Head to head: Cuts are all Brownback’s fault


Feeling the pinch of K-State’s 5 percent tuition increase this semester? Thank Kansas Gov. Sam Brownback, who has implemented unprecedented cuts to higher education funding.

Education funding comes from the state general fund, which is $338 million short this year. The state general fund is predicted to be $1 billion short by 2019. According to a June 2014 Wall Street Journal article, Brownback’s tax cuts have eliminated about $700 million in revenue, which needs to be made up through budget cuts – including those to higher education.

Our budget is in such disrepair, the Moody Investor Services has downgraded the state’s bond rating. To put it simply, a state’s bond rating is like its credit score, and Kansas’ just plummeted.

Blindly conservative Brownback says he believes in supply-side economics. He said he thinks that cutting taxes for businesses will attract more businesses to Kansas, and spur growth in our current businesses, resulting in more tax revenue for the state. In 2012, the tax cuts enacted in Kansas were among the biggest ever authorized by any state. These tax cuts are costing Kansas 8 percent of the revenue it uses to fund schools, health care and other services. It is predicted that the loss of revenue will rise to 16 percent in five years if the laws are not changed.

The tax cuts have also failed to stimulate the economy. Kansas is growing at a much a slower rate than surrounding states. In order to balance the budget, taxes need to be raised or budget cuts need to made. The ultra-conservative legislature, following Brownback’s poor leadership, won’t approve any tax increases. That means cuts have to be made, and they are brutal.

For the fiscal years 2014 and 2015, $35 million from the state’s higher education operating budget was cut. That affects regents universities like K-State, in addition to community and technical colleges.

Recently, the legislature (cheered on by Brownback) has cut the block grant that state regents universities use to pay their employees. Universities that underspent their salary budget line, usually due to open positions, had their salary line reduced to what they truly spent.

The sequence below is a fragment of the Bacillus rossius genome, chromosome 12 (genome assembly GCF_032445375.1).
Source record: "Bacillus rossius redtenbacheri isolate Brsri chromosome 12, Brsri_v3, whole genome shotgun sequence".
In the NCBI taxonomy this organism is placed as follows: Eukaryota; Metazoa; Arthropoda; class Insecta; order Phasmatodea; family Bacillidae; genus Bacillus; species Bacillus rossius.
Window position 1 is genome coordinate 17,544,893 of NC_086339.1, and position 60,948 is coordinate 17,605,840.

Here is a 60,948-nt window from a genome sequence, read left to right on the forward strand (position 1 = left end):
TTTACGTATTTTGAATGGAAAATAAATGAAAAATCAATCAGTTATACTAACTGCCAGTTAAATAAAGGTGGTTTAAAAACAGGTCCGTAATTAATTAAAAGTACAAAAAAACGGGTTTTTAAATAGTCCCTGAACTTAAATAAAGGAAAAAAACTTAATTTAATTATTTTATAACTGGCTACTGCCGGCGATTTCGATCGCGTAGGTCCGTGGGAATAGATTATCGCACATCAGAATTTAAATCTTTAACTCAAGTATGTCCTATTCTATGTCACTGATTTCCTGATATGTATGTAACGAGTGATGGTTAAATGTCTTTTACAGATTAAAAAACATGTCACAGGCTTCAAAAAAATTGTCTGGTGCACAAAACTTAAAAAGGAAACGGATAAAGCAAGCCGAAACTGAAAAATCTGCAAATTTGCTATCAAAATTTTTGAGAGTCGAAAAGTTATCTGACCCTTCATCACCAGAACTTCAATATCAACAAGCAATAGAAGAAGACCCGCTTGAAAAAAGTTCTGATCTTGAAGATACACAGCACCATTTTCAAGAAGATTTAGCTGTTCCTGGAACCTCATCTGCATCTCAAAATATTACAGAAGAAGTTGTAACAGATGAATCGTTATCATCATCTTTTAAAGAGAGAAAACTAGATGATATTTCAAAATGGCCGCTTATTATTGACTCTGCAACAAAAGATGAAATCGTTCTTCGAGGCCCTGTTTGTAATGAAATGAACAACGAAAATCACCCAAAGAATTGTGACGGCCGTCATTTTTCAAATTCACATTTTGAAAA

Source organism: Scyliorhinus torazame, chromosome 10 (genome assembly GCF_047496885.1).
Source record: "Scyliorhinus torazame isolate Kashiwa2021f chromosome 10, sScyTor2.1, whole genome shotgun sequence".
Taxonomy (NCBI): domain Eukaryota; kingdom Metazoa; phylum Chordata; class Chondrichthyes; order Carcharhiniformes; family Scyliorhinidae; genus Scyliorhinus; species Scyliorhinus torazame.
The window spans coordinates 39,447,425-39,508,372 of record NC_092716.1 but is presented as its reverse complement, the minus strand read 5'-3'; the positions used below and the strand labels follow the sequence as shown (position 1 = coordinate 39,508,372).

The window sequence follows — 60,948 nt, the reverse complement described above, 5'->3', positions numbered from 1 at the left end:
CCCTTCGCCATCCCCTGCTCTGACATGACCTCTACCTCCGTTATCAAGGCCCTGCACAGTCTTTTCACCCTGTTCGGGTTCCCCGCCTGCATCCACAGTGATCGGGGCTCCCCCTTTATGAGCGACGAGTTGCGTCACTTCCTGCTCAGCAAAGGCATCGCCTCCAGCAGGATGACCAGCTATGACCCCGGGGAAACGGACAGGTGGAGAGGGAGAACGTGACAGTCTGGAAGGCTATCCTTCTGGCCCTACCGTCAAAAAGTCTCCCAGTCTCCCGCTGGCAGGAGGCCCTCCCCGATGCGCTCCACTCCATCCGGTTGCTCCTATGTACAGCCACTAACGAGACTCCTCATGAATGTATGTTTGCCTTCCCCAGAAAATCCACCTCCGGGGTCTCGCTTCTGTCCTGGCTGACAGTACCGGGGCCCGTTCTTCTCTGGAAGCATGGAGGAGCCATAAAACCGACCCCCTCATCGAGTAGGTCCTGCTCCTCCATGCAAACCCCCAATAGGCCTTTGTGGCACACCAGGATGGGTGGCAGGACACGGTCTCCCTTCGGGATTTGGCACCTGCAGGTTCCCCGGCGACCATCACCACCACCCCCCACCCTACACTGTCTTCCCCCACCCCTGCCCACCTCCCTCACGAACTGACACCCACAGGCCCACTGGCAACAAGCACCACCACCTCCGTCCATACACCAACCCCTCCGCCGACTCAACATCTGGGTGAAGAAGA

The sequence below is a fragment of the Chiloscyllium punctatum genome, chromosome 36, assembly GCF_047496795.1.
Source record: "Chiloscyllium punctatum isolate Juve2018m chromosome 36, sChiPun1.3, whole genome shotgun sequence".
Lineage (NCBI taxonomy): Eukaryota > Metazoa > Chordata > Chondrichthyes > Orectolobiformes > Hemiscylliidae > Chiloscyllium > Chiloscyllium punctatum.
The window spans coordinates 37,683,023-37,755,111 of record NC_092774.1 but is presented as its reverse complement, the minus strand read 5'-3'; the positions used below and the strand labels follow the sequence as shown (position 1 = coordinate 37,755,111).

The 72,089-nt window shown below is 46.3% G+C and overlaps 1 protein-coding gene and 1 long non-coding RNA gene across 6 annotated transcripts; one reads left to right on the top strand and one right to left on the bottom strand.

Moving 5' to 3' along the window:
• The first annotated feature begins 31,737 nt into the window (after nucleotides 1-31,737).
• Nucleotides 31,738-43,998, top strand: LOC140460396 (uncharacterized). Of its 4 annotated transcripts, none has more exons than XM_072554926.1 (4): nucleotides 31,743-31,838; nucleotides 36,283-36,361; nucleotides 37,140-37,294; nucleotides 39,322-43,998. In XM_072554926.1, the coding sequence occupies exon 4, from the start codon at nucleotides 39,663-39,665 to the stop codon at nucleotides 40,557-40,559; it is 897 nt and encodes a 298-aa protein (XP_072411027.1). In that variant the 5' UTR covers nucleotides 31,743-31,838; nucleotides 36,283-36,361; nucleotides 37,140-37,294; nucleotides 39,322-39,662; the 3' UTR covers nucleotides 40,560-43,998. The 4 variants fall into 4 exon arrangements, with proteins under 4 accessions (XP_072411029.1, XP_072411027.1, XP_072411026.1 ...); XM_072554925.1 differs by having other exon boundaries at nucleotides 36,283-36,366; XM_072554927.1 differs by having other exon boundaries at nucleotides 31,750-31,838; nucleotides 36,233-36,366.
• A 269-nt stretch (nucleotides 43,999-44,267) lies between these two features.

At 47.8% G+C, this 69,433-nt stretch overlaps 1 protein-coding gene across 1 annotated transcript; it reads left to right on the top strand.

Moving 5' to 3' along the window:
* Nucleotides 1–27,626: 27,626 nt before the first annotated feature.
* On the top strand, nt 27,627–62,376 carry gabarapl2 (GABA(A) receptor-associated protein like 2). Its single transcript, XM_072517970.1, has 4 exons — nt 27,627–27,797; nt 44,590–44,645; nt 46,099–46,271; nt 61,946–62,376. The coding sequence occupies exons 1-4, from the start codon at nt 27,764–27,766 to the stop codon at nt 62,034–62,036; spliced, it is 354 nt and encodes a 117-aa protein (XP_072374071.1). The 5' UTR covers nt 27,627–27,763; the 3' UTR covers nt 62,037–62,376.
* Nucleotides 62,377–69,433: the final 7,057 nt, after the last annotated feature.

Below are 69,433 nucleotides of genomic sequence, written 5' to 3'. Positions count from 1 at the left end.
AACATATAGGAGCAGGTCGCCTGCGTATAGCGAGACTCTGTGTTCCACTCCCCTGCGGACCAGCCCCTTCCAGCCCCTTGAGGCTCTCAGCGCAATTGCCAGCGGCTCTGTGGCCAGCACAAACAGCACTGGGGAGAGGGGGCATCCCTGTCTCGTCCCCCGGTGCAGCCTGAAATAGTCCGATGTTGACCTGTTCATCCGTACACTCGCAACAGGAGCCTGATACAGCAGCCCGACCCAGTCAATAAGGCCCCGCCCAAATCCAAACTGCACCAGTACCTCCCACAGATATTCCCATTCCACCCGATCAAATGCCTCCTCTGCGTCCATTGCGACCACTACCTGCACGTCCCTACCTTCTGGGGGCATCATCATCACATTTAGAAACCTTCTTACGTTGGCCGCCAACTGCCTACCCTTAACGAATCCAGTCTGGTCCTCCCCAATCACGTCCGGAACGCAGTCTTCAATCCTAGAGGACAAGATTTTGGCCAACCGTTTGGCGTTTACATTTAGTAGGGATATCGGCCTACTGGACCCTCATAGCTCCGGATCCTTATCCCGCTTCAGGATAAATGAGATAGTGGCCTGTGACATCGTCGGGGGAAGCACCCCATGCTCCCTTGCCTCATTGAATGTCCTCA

On the other hand, universities that used other funds to pay employees over the state budgeted amount had their salary funding cut by the amount of supplemental employee pay. K-State alone lost $4 million. In addition to the salary reduction, the overall general fund support universities receive from the state was slashed by another 1.5 percent.

The Center on Budget and Policy Priorities reported that Kansas is one of eight states still funding higher education at post-recession levels. The state has cut higher education funding by nearly 23 percent, or $1,663 per student, adjusted for inflation. The recession ended in June 2009. Why is Brownback continuing to cut higher education funding, limiting Kansas’ recession recovery?

“We think that approach is kind of out of line with mainstream fiscal policy research,” Michael Leachman, one of the three authors of the center’s study, said to the Topeka Capital-Journal of Brownback’s supply-side economic practices. “So far, there’s no sign of an economic boost from the tax cuts.”

Brownback will say that the state is putting money into higher education, but that money is actually going in the Kansas Public Employee Retirement System. That’s the reason for the 5 percent tuition increase all K-State students suffered in August. Saying that money is going into higher education when it is going into KPERs is like buying cake for all of your employees, then saying the money you spent on the cake is their raise.

Brownback’s experiment with supply-side economics has failed to provide the state with the revenue it needs to fund basic services like affordable, quality higher education. This hole in funding resulted in Brownback’s insanely drastic cuts to higher education. Now, universities have no choice but to pass the financial burden onto their students.

The question stands: why is Brownback making it increasingly difficult for Kansas students and their families to afford college?

Brownback has had innumerable opportunities to encourage the legislature and lead the way to restoring Kansas’ higher education funding to pre-recession levels, and he failed to step up to the plate. It is time for someone new, who will go to bat for Kansas students and families struggling to pay for college by increasing state funding for higher education.

Maria Penrod is a junior in mass communications. Please send comments to opinion@kstatecollegian.com.